Subscribe to enews

Yaron on why ‘Il Ritorno’ is personal to him…

Sometimes, as they say in the movies, ‘this one is personal’. That is how I feel about Il Ritorno.

It’s personal because the classics of antiquity have much to teach us. I came to them late, mainly through reading the great Polish poet Zbigniew Herbert whose writings changed my life. Once I heard the deep mythic music of antiquity I would never be free of its charge.

It’s personal because I love opera and have worked in it over the years. I have found its conservatism and poverty of imagination represent the worst sort of deadly theatre – atrophied, sclerotic and self-serving. Yet at its core, being in a room with a voice, communicating directly is deeply moving and necessary to our species.

It’s personal because Primo Levi’s account of returning from the innermost circle of hell that was Auschwitz only to land up in the vast expanse of the Russian steppe was tinged with the same crushing nostalgia, post-traumatic memory and cold hope that I heard beating at the heart of Monteverdi’s Il Ritorno d’Ulisse in Patria. It is only through good fortune and the caprices of history that my family ended in the sun of Australia rather than the fires of that evil and it is beholden on us to tell of it.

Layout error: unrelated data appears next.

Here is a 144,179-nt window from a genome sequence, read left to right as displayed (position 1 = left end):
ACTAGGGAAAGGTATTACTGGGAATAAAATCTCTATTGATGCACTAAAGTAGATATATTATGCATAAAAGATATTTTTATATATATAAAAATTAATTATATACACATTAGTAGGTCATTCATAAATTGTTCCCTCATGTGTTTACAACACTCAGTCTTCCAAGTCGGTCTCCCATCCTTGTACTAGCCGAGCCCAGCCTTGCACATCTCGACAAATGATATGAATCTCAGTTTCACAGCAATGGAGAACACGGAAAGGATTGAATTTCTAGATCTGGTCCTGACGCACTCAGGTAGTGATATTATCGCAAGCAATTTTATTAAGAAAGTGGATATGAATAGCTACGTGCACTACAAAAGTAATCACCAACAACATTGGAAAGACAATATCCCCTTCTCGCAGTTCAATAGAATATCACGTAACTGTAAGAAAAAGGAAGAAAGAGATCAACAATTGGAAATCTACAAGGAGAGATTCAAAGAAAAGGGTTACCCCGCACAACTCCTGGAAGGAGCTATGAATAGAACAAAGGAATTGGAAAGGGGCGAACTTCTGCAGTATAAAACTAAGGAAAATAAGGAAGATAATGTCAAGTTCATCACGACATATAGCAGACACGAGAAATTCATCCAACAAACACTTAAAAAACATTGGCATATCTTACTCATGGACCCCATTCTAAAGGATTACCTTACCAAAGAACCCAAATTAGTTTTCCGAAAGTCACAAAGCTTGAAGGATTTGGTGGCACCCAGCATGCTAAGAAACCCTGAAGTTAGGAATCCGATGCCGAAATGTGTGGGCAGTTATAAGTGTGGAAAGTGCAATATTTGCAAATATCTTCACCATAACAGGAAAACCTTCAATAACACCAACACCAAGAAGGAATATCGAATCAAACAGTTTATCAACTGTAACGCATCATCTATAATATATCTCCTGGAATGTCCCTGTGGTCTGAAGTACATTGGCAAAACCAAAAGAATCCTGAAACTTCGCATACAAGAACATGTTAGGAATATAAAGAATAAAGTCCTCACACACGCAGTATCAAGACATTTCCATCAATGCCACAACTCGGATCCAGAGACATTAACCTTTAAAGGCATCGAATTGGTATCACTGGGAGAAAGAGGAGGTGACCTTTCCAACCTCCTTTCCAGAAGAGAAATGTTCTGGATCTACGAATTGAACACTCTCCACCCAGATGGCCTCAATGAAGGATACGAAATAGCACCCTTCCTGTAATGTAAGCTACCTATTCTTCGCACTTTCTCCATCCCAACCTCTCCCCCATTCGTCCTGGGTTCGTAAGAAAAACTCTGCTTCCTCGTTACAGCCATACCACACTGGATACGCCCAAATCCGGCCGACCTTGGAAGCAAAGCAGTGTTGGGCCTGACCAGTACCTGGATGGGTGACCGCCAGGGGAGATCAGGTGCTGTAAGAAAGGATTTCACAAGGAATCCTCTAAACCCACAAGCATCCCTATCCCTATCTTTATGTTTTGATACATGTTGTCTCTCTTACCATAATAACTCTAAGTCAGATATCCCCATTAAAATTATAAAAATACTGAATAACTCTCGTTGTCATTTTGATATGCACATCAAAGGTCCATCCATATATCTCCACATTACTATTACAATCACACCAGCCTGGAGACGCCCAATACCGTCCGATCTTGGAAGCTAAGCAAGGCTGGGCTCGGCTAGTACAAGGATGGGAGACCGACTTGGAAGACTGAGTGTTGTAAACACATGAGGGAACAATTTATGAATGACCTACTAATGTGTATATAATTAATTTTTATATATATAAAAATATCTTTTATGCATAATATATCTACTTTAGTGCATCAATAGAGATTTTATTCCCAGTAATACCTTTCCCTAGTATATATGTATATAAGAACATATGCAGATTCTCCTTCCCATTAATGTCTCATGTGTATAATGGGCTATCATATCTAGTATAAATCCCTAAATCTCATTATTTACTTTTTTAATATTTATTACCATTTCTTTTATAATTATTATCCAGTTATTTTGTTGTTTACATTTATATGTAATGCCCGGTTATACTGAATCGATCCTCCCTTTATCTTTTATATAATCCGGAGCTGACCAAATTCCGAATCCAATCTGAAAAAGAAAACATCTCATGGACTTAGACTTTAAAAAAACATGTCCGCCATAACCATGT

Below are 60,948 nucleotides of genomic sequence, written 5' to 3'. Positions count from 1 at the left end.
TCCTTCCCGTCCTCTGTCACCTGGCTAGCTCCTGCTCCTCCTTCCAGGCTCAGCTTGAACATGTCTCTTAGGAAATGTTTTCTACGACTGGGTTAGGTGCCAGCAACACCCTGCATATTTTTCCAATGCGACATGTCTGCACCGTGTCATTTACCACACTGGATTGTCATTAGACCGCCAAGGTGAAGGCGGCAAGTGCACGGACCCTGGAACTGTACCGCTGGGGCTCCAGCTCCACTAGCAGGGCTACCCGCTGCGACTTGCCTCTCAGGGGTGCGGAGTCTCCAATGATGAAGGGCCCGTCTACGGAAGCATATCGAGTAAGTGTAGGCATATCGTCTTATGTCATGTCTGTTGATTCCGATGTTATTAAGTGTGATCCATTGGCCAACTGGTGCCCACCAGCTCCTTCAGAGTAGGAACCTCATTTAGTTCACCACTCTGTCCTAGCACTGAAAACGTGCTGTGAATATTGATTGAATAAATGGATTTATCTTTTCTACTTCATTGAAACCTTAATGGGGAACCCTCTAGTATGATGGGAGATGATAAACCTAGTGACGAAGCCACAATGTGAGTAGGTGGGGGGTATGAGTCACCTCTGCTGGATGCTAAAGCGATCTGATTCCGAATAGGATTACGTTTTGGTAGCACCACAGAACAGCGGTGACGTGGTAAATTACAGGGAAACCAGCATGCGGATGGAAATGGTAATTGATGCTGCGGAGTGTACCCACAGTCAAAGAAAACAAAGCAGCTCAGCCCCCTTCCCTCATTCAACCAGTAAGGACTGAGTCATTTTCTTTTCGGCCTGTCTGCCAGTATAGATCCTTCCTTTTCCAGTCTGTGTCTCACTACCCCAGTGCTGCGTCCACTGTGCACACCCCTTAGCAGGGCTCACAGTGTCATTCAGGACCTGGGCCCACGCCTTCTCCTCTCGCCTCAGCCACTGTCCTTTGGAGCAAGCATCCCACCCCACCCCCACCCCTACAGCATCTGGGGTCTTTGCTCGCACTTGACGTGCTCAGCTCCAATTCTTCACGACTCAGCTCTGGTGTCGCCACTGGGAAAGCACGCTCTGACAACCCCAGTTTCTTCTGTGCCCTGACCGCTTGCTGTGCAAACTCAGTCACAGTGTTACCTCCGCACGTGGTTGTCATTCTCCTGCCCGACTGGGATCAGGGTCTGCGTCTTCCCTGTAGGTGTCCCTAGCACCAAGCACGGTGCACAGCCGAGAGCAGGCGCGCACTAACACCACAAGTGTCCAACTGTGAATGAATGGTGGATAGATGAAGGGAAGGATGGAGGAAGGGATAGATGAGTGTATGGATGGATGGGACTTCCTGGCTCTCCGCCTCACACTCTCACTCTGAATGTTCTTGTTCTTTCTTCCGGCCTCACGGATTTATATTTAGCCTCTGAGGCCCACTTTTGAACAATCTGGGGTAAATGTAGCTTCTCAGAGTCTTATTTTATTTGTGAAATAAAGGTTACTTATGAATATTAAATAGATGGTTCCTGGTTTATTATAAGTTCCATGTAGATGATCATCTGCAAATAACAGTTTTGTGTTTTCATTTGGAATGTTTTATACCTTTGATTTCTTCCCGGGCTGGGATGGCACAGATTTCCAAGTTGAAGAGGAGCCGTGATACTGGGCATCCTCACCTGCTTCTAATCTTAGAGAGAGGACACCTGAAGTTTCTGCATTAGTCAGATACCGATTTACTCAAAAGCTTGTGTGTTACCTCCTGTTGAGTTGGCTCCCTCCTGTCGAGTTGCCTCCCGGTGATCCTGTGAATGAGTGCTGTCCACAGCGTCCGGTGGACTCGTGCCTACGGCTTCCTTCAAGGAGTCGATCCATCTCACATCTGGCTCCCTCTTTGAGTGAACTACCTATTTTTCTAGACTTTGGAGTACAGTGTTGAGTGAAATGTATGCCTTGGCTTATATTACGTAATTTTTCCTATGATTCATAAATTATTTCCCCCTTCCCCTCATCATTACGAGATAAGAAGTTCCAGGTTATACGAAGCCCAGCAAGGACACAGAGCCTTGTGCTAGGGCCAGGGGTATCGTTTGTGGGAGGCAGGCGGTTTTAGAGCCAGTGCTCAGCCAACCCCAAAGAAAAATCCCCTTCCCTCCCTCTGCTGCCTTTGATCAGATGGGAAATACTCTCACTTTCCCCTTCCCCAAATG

It’s personal because for the past 17 years I have believed, naively, totally and to the embarrassment of many doubters that this genre of circus is a real artform. That it can express deep emotions and higher truths, that it can grapple with issues, exalt our spirits and touch our souls. Sadly, today it is constantly debased by the idea that it can only entertain. Like opera it is full of conventions and keepers of the ‘one true way’ who suffocate it by purporting to protect it.

So I wanted to break it all. To rebuke off those who think opera is about sets and warbling, to annoy those who believe circus is an extension of the strip club or adolescent technicolor lycra fantasy. With Quincy Grant, our exceptional musical collaborator, we fashioned a world out of Monteverdi as a tale within a tale – surrounded by Mahler, folksong and Quincy’s own compositions. With our singers we asked them to sing across style with a multitude of bodies and stagings around, over and in the middle of them. And with our acrobats we, as always, challenged them to embrace the new, invest themselves and pursue what is vital and necessary.

The world today is seething with millions who wander the globe in search of home. It is haunted by the numberless ghosts of those who died in the horrors of war and genocide. It would be absurd to imagine that what we do, in a small room in Brisbane, can really make a practical difference. But I doggedly believe that when we challenge ourselves, when we make it personal, when we try communicate difficult, inexpressible things and when we share them, raw, vulnerable and without the safety net of convention then we have continued to help a little to keep culture alive – culture which may be our only defense.

Circa is based in Meanjin (Brisbane) on the lands of the Jagera and Turrbal people. We respectfully acknowledge the Traditional Custodians of the many lands on which we create and perform. We pay our respects to Elders past, present and emerging.
Always was. Always will be.